I think that’s where all those hours of club dates come into play, where you don’t know who you’re going to have in the audience that night. Some people might be fans of yours, some people might have gotten a free ticket off the radio and they might absolutely hate what you have to say. Or they might be drunk, or whatever the lovely combination of scenarios could be. But you learn through practice how to deal with that kind of thing. I think stand-ups are particularly good with hecklers and things like that.
One of the other reasons I wanted to do the jokes so many times is I wanted to make sure they worked everywhere. I don’t like performing just on the coast; I love going to the middle of the country. I love making sure that everywhere I go, this joke works, that it’s worded in a way that everyone can grasp onto. I think when you’re on stage and you’re telling a joke for the first time, you’re very aware that it could bomb. You just have to have faith that if you keep working on it, maybe the next 50 times you say it, one of those times you’ll make it work.
Did you always envision the concept of the “nice lady” at the crux of your special?
You know, I don’t like naming specials. There was actually one night I was doing the hour at The Comedy Cellar and Trevor Noah came to watch it, and he was like, “You know what you should call it? Nice Lady. Because you say it several times throughout the thing.” That kind of reframed how I thought about the whole special because I was like, “Oh, that is the through line.” I had been saying it the whole time, I just needed an outside perspective to kind of show me that. I think women, they still want us in pretty little boxes sort of, and that’s clearly not who I am. So I thought it had a nice little thesis statement in it.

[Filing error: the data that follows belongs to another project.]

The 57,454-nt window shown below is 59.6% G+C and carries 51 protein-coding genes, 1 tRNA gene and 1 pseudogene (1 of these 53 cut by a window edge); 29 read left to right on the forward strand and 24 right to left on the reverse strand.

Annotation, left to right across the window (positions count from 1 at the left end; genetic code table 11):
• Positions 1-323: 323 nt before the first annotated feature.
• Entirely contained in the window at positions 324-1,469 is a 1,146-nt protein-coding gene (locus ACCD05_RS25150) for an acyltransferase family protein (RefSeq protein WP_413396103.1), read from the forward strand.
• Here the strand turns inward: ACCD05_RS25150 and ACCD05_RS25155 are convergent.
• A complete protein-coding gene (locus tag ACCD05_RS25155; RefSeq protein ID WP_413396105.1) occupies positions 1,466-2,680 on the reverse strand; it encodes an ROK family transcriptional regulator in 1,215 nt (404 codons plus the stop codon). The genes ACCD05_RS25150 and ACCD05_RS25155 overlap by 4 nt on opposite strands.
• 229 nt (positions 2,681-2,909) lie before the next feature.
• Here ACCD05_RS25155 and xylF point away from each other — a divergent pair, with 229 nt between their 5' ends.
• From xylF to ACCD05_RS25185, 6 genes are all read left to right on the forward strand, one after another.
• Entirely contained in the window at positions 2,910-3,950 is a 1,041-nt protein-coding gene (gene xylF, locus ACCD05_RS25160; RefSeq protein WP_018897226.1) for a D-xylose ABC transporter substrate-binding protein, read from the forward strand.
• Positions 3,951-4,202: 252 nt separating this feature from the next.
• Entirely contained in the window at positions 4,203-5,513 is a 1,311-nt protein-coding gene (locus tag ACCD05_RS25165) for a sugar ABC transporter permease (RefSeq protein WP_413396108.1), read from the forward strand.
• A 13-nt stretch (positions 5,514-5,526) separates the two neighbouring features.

How did the experience of working with Noah and Seth Meyers in the late-night arena strengthen your craft?
Working on Seth, I feel like that’s where I really learned how to write a good joke no matter what, because that was my first writing job. When you first get into comedy and you’re writing stand-up, if you’re in a bad mood or something, you don’t have to write that day. My first writing job at Seth, I was like, “Oh you have to produce no matter how you feel.” Your brain could be fried, you could be mad, you could be sad, you could be very happy; no matter what, you have to produce jokes that day. He has kind of a high bar for jokes, so it really helped me become a much better joke writer. Also, since he’s a straight white man, there was nothing to lean on with him. I had to write a joke that was just a good, well-worded joke, so that helped a lot.
Then with Trevor, I learned a lot about performing. Trevor’s an incredible performer and he taught me a lot about pacing, and volume, and engaging the audience, and not being scared to have pauses and silences. So it was actually two really great people to work with because I learned such different skills from both of them.
You really went for the jugular at this year’s White House Correspondents’ Dinner. Could you discuss your intentions heading to this appearance, your experience of the room and your reflection on that night in retrospect?